That premature infants with isolated supratentorial injury, in our study, showed a striking and unexpected reduction in cerebellar volume, even in the absence of direct cerebellar injury, suggests an effect on cerebellar development. Severe cerebellar hypoplasia has been described qualitatively by conventional MRI studies in a small number of ex-PT children.9,32–34 Recently, cerebellar atrophy was described in children who were born prematurely with periventricular white matter injury.31 The cerebellum receives excitatory input from the frontoparietal cortex via the corticopontocerebellar and cerebellorubrothalamic tracts. Functional disconnection of these transneural pathways between the cerebral hemispheres and the cerebellar hemispheres may explain the phenomenon of cerebellar hypometabolism resulting in cell loss and parenchymal atrophy.32 The immature cerebellum is presumably dependent on the transsynaptic excitatory pathways for normal growth and development.35 Our data indicating that cerebellar growth is markedly affected in PT infants with supratentorial parenchymal lesions supports such a notion.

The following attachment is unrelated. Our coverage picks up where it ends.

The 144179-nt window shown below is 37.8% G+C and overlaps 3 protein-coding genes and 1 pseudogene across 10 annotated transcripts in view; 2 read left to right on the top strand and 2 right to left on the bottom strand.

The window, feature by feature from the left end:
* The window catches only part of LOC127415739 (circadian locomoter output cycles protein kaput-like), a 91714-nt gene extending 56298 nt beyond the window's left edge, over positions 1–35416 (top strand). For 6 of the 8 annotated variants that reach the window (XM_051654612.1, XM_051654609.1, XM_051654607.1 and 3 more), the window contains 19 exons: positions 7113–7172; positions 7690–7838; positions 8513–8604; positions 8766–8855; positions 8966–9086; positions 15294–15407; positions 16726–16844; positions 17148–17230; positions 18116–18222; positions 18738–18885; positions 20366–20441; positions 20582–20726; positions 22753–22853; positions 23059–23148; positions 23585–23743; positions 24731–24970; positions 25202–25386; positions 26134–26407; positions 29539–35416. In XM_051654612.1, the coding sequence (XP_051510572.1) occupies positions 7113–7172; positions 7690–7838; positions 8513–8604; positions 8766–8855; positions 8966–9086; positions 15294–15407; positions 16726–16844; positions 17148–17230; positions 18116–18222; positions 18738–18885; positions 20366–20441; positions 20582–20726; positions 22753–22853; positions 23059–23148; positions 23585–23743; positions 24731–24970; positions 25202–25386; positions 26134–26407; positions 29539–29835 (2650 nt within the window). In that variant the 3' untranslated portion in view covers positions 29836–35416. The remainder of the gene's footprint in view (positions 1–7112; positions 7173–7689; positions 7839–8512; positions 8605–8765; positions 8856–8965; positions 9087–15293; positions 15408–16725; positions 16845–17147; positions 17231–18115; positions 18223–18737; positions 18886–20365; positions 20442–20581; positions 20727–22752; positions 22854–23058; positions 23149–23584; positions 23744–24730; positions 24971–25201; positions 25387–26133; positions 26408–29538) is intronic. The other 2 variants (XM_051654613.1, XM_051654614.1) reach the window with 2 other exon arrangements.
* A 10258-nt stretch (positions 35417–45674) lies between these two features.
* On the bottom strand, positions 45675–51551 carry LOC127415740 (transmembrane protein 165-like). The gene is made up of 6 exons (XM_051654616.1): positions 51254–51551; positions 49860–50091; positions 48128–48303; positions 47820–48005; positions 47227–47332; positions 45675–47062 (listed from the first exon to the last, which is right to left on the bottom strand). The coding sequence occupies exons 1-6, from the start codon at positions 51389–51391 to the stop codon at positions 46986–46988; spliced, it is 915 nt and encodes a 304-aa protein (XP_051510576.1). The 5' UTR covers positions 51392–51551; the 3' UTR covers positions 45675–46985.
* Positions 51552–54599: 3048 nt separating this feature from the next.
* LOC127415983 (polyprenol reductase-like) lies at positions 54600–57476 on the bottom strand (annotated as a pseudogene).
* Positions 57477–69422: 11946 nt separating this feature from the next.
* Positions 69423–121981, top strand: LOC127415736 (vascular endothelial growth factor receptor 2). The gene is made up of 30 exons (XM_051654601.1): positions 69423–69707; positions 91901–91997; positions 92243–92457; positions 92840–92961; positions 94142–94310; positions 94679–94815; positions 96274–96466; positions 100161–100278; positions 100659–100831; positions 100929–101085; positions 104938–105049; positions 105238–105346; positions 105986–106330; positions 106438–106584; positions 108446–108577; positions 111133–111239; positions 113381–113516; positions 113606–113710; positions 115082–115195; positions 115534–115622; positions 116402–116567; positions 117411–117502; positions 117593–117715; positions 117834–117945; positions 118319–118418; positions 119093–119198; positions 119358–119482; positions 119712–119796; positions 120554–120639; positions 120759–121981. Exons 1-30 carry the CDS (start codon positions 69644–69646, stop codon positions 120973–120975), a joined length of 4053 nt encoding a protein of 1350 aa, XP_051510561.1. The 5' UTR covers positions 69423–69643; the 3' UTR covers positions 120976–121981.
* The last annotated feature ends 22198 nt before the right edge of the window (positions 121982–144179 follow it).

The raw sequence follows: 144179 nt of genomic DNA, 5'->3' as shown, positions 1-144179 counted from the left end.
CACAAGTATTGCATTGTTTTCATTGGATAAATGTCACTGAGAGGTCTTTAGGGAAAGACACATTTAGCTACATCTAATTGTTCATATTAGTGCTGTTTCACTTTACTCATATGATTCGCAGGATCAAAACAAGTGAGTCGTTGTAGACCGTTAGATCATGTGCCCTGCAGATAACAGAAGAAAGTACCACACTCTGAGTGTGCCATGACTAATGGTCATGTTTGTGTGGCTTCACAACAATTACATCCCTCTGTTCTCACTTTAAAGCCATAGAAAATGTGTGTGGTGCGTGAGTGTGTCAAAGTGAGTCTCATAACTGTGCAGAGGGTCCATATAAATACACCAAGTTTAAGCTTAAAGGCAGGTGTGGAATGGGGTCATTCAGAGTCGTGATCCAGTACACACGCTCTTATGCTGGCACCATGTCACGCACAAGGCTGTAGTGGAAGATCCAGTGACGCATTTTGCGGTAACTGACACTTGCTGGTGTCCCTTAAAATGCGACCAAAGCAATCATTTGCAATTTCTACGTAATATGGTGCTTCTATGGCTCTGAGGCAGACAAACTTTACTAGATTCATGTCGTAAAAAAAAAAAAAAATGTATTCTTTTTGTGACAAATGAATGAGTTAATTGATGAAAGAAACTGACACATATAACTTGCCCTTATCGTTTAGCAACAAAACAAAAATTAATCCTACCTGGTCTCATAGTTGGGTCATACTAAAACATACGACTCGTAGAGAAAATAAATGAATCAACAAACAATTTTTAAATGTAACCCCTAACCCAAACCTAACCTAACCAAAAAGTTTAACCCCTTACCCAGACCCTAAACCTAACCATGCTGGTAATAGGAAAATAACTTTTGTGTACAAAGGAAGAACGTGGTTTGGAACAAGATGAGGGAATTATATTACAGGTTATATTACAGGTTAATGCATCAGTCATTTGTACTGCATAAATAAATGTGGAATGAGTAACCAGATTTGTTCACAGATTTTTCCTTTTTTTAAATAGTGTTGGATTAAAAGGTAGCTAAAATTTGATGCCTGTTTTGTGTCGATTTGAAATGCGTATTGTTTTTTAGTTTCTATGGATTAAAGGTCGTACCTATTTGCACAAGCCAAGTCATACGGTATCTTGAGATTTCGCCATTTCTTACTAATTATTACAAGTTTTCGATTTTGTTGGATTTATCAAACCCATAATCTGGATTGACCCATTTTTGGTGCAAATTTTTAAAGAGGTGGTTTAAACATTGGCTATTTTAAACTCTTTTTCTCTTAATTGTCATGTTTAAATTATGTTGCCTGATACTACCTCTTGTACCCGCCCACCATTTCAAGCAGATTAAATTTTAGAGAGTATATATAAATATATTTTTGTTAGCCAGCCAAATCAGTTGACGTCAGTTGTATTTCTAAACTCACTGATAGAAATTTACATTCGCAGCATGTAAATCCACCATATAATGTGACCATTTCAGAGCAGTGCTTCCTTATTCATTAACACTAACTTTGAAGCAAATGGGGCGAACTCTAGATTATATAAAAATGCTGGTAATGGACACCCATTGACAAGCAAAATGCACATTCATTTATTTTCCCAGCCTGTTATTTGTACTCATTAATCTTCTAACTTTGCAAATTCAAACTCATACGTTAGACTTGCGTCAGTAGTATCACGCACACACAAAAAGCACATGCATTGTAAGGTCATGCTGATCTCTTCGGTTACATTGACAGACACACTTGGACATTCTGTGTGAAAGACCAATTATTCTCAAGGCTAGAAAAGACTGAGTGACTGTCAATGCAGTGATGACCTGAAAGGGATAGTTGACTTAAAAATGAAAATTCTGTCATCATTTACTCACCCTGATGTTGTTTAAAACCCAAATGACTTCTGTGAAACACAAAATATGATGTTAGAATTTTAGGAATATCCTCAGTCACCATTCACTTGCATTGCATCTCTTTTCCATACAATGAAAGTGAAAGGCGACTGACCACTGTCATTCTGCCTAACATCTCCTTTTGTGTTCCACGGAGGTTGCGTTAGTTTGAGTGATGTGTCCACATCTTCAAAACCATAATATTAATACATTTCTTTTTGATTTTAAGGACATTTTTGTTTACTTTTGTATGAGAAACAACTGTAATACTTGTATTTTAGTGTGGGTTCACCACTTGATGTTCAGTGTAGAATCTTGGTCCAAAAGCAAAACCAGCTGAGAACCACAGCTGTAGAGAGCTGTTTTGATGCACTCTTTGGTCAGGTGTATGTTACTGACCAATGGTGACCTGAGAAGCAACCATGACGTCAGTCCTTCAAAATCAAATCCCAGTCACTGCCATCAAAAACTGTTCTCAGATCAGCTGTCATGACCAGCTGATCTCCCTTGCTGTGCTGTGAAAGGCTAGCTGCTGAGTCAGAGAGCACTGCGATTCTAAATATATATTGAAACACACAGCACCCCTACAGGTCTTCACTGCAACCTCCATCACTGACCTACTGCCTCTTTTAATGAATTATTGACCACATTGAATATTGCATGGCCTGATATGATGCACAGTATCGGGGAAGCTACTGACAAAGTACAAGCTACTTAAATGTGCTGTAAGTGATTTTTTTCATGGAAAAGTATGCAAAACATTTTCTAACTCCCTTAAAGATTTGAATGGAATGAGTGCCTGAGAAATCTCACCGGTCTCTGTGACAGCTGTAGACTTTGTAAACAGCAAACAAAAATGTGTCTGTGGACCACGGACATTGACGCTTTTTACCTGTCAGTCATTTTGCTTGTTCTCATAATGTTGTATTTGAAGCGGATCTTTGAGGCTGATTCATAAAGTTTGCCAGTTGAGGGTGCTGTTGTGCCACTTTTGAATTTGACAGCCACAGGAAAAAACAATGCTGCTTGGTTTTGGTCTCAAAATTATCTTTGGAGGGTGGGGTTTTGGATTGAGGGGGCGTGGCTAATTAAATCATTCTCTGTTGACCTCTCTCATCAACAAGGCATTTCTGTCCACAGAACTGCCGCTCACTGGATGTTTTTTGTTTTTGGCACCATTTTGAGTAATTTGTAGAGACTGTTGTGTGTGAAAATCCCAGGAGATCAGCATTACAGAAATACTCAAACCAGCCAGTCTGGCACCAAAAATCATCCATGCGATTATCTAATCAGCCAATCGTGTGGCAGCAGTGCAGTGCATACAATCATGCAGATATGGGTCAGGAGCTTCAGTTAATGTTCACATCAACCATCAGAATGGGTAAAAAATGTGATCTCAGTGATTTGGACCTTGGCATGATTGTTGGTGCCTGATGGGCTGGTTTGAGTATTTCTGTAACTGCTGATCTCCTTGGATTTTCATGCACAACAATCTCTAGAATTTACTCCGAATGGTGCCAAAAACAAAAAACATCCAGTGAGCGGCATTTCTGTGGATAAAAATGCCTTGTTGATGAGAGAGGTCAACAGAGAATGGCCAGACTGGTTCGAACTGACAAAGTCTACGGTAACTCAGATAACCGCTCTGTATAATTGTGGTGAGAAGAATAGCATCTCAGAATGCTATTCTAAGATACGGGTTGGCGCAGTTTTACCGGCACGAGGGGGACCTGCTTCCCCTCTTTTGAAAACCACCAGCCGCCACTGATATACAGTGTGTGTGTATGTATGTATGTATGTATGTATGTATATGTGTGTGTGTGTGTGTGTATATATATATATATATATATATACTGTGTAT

Our data suggest that certain perinatal risk factors predispose PT infants to impaired cerebellar growth. Among the factors that we analyzed, length of mechanical ventilation and the need for high-frequency ventilation were significantly associated with reduced cerebellar volumes in our PT cohort. The presence of a PDA was also associated with smaller cerebellar volumes in PT infants, even in the absence of brain injury. Cerebellar perfusion, particularly during diastole, may be compromised by a large PDA36 and has been associated with border-zone infarcts of the cerebellum.31 Cerebellar volumes were also significantly associated with head circumference and weight at tMRI. Insufficient postnatal catch-up growth in PT infants has been significantly associated with adverse neurodevelopmental outcome.37–39 These data suggest that impaired postnatal growth may be an important marker of impaired central nervous system integrity and, in particular, deficient cerebellar growth at term.